New right to install broadband where landlord unresponsive

Out-Law News | 11 Oct 2019 | 4:32 pm | 1 min. read

Telecoms companies will be given the right to install faster broadband connections in blocks of flats where repeated requests for access from the landlord have gone without response, the UK government has announced.

The new 'interim' right will be implemented by way of changes to the Electronic Communications Code ('the Code') when parliamentary time allows. It could impact up to 3,000 residential properties across the UK every year, according to government estimates.

Digital secretary Nicky Morgan said that new right would ensure people living in rented flats were not "left behind" the government's plan to ensure every home and business in the UK has access to a high-speed 'gigabit-capable' internet connection.

"We're pushing ahead with delivering the digital infrastructure that will underpin the UK's future growth and boost our productivity," she said.

Foo Alicia

Alicia Foo

Partner

The government's claims will need to be met with a commensurate commitment to ensure there is sufficient judicial firepower and resources at the tribunal to meet the potential avalanche of cases on Code rights.

The government consulted on the creation of the new right last year, in response to lobbying from operators. Landlord failure to respond to a request for access is one of the biggest obstacles preventing operators deploying new networks to residential blocks, with as many as 40% of such requests going unanswered, according to the government. The Code already gives operators the right to seek access to premises, but it is a lengthy and costly process.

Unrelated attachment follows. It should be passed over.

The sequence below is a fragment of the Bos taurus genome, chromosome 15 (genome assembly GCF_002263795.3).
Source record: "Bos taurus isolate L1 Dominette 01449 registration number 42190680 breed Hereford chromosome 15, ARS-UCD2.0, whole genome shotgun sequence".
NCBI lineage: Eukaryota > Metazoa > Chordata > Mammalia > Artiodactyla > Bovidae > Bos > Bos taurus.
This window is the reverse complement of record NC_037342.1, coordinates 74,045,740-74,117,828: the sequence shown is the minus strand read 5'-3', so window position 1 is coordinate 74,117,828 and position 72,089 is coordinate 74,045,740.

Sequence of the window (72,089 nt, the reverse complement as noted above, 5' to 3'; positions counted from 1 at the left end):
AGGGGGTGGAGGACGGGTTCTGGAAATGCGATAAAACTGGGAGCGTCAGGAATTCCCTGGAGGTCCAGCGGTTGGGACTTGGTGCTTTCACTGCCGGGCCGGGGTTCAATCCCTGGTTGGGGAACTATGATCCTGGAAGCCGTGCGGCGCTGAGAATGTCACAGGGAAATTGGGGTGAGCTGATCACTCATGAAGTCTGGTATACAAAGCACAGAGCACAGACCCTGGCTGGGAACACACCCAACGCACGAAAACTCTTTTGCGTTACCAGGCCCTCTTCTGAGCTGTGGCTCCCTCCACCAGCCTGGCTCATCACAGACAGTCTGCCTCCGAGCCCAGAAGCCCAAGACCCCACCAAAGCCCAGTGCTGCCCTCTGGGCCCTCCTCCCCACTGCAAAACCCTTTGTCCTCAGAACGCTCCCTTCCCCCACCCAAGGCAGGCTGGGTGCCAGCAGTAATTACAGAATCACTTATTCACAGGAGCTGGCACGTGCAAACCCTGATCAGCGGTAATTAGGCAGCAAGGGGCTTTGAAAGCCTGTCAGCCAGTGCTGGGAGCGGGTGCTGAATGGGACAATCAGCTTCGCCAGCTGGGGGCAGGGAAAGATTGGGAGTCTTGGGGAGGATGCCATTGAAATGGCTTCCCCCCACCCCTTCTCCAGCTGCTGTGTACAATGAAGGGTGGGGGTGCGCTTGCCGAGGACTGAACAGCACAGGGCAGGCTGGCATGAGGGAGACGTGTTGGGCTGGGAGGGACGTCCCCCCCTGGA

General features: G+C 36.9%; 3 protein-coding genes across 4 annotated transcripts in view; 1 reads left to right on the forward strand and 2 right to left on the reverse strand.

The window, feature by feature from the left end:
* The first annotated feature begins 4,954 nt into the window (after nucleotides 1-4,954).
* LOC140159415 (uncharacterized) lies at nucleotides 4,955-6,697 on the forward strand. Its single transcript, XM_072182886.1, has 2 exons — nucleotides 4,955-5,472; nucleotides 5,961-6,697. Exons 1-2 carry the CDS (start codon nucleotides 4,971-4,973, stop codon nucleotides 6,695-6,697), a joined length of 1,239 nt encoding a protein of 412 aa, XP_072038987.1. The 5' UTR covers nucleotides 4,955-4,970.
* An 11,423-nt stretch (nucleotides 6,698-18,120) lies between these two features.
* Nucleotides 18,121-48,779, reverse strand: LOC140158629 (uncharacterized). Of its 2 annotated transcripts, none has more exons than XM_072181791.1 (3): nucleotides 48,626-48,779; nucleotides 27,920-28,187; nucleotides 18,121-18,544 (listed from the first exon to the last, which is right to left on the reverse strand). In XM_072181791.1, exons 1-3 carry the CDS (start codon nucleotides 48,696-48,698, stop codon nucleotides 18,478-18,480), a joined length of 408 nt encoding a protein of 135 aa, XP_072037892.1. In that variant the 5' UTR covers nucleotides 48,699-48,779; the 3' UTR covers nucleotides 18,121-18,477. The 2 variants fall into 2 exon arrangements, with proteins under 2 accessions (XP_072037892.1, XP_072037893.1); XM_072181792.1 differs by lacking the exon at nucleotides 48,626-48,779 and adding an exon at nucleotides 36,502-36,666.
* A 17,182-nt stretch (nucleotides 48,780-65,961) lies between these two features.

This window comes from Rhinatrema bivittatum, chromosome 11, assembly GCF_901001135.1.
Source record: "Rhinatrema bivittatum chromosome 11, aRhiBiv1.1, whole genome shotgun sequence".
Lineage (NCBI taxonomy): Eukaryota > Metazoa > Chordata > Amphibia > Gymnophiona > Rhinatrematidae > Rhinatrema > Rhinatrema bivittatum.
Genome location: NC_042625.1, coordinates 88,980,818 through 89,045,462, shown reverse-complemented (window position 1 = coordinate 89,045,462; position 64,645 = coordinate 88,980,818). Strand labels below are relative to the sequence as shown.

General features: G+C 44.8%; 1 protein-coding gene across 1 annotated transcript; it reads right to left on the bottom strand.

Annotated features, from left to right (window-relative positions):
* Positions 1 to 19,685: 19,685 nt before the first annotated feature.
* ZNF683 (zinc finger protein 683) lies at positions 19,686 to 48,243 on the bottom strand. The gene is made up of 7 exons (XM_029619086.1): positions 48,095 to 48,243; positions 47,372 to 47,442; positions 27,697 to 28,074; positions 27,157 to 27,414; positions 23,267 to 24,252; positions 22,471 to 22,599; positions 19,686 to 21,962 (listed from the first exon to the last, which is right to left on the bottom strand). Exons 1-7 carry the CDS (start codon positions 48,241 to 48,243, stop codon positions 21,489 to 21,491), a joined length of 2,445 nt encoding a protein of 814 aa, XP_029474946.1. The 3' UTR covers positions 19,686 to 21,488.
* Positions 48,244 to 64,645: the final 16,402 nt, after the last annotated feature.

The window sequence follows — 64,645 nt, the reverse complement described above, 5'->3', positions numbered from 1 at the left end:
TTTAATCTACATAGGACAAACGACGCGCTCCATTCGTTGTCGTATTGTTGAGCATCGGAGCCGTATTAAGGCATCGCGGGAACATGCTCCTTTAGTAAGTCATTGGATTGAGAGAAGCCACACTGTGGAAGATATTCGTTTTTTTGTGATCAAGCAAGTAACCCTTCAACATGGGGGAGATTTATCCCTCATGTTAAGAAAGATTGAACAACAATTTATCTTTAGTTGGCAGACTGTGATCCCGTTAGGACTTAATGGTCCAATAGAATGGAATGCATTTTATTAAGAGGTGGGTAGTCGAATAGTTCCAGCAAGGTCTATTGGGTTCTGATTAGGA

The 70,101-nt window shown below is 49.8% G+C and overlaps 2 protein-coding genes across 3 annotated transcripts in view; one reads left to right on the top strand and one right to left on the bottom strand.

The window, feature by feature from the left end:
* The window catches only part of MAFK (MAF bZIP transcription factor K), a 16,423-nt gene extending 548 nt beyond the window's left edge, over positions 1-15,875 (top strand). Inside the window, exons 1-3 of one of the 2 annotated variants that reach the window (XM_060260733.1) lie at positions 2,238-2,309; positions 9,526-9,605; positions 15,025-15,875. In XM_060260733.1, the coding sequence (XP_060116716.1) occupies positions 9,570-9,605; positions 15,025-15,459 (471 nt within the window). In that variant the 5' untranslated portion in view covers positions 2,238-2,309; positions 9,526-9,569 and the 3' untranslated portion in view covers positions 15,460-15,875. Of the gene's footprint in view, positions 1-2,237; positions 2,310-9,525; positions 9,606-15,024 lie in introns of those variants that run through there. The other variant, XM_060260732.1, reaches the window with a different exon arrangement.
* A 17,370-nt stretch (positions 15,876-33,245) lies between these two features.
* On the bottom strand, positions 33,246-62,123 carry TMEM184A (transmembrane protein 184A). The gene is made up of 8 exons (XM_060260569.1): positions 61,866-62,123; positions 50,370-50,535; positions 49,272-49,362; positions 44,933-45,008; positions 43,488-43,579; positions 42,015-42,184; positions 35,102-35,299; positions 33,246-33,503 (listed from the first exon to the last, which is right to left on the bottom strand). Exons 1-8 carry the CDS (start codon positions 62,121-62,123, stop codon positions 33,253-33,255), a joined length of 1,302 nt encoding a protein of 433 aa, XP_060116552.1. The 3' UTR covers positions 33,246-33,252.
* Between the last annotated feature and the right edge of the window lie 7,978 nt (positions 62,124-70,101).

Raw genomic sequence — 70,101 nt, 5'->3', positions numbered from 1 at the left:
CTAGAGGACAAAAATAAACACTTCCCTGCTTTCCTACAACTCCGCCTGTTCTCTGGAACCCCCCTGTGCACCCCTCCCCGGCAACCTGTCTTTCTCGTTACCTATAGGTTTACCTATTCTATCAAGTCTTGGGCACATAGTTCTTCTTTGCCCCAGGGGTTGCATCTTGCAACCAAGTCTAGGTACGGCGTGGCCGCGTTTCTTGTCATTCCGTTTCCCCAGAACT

In its consultation, the government had suggested the interim right be granted by way of a magistrates' court issued warrant of entry, but was persuaded that the correct court should remain the Upper Tribunal (Lands Chamber), and its equivalent in the devolved administrations, where all other applications under the Code are being heard.

However, property disputes expert Alicia Foo of Pinsent Masons, the law firm behind Out-Law, said: "The government's claim that the proposed legislation provide operators with what is intended to become a faster, cheaper route to gaining interim rights will need to be met with a commensurate commitment to ensure there is sufficient judicial firepower and resources at the tribunal to meet the potential avalanche of cases on Code rights likely to end up before the tribunal".

"The tribunal is already busying up with its current workload," she said.

The new route will only be available in circumstances where a tenant has requested a service from a telecoms provider that requires landlord permission in order to be delivered, and the landlord has failed to respond to repeated requests from the operator for that access. The right will only be granted for a limited period, expected to be 18 months, to be specified in the legislation; and the landlord will be able to challenge the tribunal's order once granted.

The government intends to set out a "clear process" that operators will be required to follow in order to demonstrate their repeated attempts to engage with the landlord before they will be able to apply for the new right. They will also only have a limited time in which to apply for the right after sending the final notice to the landlord.